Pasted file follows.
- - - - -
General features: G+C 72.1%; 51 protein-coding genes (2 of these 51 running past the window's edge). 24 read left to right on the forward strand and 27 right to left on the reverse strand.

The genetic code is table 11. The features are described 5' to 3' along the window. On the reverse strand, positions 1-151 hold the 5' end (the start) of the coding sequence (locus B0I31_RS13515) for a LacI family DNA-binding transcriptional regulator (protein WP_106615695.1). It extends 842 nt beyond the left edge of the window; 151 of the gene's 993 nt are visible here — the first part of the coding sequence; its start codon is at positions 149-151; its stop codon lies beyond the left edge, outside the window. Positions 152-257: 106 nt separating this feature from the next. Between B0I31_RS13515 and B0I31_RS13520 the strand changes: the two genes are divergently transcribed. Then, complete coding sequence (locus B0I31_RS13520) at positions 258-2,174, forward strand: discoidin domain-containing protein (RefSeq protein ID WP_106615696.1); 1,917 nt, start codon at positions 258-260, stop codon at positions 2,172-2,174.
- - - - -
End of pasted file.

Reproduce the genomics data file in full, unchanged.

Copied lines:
General features: G+C 72.1%; 51 protein-coding genes (2 of these 51 running past the window's edge). 24 read left to right on the forward strand and 27 right to left on the reverse strand.

The genetic code is table 11. The features are described 5' to 3' along the window. On the reverse strand, positions 1-151 hold the 5' end (the start) of the coding sequence (locus B0I31_RS13515) for a LacI family DNA-binding transcriptional regulator (protein WP_106615695.1). It extends 842 nt beyond the left edge of the window; 151 of the gene's 993 nt are visible here — the first part of the coding sequence; its start codon is at positions 149-151; its stop codon lies beyond the left edge, outside the window. Positions 152-257: 106 nt separating this feature from the next. Between B0I31_RS13515 and B0I31_RS13520 the strand changes: the two genes are divergently transcribed. Then, complete coding sequence (locus B0I31_RS13520) at positions 258-2,174, forward strand: discoidin domain-containing protein (RefSeq protein ID WP_106615696.1); 1,917 nt, start codon at positions 258-260, stop codon at positions 2,172-2,174.